After 10 years, Boston Marathon bombing still a relevant topic


Running shoes line the street following the bombing at the 2013 Boston Marathon. (Royalty-free photo by Sarah Nichols via Wikimedia Commons)

By Alejandro Perez, Reporter

Imagine a marathon: people running toward the finish line, sweat dripping from their faces as they see victory ahead. All of a sudden, a loud boom goes off to the right followed by a big cloud of smoke. The runners scattered in opposite directions, and people screamed at the top of their lungs. Fear is in the air, and people are dead on the ground.

On April 15, 2013, at the Boston Marathon, two explosives went off near the finish line of the Boston Marathon, “killing three spectators and wounding more than 260 other people” in a terrorist attack. People were missing legs, arms, and other parts of their upper bodies. 

Spectators witnessed fellow adults suffer in pain, and watched children deal with injuries as well.  

After the attack, the two brothers, Dzhokhar Tsarnaev, 19, and Tamerlan Tsarnaev, 26 ran away from the scene and went into hiding as the whole city searched for them. The brothers stayed at their house for a bit, and then attempted to escape by car. When their car broke down, they stole somebody else’s car. At this point, the police did not have many leads on them, so they put all of Massachusetts in state of emergency. 

When the brothers were on the move, they needed weapons. Upon seeing a cop car, the Tsarnaevs approached it and killed the cop inside, taking his gun. They then hijacked another car, taking the owner hostage.

It was at this point the city finally had a lead. The hostage managed to escape, and placed a call from a gas station. The hostage left his phone inside the stolen vehicle, allowing police to track the car.

The view from a second-story window: spectators help victims soon after the Boston Marathon terrorist attack. (Royalty-free photo by Aaron Tang via Wikimedia Commons)

The police later spotted the stolen black SUV along a suburban street. The police tried to arrest the brothers, but heard shots. The brothers fired at them, going through more than 80 rounds, and firing 200 shots.

Tamerlan told Dzhokar to drive, perhaps staying his ground to stall the cops. He was alive, but struggling, when the younger brother ran him over with the previously-stolen SUV. Tamerlan suffered fatal injuries, and died April 19

During the investigation, police located the brothers’ mother, Zubeidat Tsarnaeva, and investigated her. She would continue to argue that her sons were “innocent” and called Americans “terrorists” during trial

Later on, a man that owns a gas station called the police, reporting a suspicious person inside a boat in his backyard. The police rushed to the man’s house, setting up a perimeter with snipers. After several hours, the police shot at the boat twice, and finally the suspect, Dzhokar, surrendered. He was arrested 108 hours after the bombing.

What started as an ordinary race for people of all walks of life to participate in and enjoy turned into a deadly scene, one that is still relevant today, as the tenth anniversary of the bombing approaches.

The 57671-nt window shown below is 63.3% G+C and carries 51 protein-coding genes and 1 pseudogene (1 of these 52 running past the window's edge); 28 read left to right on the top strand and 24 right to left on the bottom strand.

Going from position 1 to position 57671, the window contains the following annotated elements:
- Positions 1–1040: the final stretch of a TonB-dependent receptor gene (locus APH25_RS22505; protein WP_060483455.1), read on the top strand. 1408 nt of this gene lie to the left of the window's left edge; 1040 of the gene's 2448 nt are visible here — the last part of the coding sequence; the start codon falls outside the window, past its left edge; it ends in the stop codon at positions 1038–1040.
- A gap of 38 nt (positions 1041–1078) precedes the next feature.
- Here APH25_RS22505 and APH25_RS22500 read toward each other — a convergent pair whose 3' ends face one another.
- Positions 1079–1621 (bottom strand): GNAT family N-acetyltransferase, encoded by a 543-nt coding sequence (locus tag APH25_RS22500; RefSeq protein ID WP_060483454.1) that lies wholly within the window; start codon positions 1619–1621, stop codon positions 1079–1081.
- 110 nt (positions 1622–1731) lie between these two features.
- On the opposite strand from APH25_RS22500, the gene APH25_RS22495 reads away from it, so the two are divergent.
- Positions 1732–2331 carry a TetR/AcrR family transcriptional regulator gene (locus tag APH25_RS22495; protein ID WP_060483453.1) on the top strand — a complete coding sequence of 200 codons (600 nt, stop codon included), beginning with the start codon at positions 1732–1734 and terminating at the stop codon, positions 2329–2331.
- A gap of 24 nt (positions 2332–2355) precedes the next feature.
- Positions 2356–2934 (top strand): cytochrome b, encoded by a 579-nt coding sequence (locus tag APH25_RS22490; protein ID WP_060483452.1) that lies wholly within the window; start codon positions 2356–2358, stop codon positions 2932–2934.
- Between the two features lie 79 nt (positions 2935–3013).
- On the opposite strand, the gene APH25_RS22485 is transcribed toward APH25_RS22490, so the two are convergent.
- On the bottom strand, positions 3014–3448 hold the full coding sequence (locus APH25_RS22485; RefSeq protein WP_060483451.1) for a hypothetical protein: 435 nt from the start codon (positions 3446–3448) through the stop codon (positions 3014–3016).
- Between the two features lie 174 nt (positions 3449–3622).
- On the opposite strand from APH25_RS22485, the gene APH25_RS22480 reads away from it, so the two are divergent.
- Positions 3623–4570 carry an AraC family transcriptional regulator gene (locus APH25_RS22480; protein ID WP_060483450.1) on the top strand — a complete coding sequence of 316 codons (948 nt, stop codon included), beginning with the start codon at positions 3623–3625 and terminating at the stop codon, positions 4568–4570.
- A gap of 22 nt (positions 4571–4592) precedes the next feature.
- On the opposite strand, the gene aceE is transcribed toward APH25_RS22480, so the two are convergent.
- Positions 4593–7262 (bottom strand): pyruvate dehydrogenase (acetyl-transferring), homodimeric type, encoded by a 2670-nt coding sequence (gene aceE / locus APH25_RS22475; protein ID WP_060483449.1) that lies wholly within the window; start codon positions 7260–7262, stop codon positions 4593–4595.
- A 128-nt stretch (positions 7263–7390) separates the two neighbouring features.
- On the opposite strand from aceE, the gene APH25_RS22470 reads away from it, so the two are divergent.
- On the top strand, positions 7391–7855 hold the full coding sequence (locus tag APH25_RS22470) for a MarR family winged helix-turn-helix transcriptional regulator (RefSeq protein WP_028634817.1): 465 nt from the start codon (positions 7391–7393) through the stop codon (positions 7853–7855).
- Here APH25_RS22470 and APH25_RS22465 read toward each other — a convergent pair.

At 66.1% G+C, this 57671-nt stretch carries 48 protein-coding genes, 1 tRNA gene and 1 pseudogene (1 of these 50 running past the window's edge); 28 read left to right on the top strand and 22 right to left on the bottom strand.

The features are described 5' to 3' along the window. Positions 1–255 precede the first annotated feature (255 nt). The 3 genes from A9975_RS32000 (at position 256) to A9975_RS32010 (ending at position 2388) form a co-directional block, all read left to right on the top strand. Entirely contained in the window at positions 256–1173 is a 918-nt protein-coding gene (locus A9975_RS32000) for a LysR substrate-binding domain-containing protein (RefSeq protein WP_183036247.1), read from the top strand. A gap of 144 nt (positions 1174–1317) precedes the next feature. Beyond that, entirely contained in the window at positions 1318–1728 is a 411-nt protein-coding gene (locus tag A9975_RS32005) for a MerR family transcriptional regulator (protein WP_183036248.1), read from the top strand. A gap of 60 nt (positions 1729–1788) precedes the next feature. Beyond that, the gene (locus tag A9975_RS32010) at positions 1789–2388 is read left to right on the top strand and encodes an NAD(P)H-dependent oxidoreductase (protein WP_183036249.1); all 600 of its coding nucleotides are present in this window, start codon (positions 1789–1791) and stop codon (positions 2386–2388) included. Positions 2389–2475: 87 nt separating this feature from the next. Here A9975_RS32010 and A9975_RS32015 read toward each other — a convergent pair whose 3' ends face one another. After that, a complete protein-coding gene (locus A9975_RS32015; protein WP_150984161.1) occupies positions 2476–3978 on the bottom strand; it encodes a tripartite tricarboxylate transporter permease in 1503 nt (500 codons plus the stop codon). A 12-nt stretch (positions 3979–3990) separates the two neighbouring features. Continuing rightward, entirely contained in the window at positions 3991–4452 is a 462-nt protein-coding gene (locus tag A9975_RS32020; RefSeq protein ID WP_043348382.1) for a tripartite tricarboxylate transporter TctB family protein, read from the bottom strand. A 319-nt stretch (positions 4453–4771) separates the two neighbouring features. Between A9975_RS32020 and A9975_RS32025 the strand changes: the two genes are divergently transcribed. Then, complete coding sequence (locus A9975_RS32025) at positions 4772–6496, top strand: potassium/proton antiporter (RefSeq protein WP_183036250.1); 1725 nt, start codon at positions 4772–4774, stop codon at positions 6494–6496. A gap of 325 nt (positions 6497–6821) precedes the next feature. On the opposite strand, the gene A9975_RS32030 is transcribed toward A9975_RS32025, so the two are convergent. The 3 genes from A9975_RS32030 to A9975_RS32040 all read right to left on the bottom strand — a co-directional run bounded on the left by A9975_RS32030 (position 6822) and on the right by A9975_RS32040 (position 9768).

A Catholic priest blesses the Boston Marathon Bombing Memorial on Boylston Street in Boston. (Royalty-free photo by Whoisjohngalt via Wikimedia Commons)

Each year in Massachusetts, the people celebrate Patriots Day with the running of the Boston Marathon to mark the anniversary of the Revolutionary War. And yet, the bombing is not mentioned in history classes at West Chicago Community High School. 

In light of the Highland Park shooting on July 4, and many other acts of violence against innocent people, the Boston marathon demonstrates how one, or in this case, two, person with weapons or explosives can change a situation – meant for entertainment and fun – and turn it into something Americans are unlikely to forget. Innocent people died, or suffered, at the hands of a criminal. 

When this marathon bombing took place during April 2013, most seniors were eight years old: the freshmen class averaged about five years of age when the deadly bombing occurred. 

“Anytime there is an unfortunate event, like the bombing at the Boston Marathon, Major cities like Boston, Chicago, can learn from that, on what they can do to continue to provide security.. The Chicago marathon is coming up, usually around the beginning of October, so it helps, again, Chicago, plan for that, so that the runners that participate in that can run and put their trust in the city, that they can do the run without an incident like that,” said Christopher Lukas, a Social Studies teacher at WCCHS. 

Lukas mentioned the Boston Marathon made other cities take notice, and remain alert at large events and festivals. Now, marathons feature more security. Police are active watchers at the event, and on the lookout for the people’s safety. 

The Boston Marathon bombing changed history and should be a source of reflection this April. People cannot let such tragedies appear in the nation’s marathons again. This is truly as an important event that the world should never forget: the Boston Marathon bombing.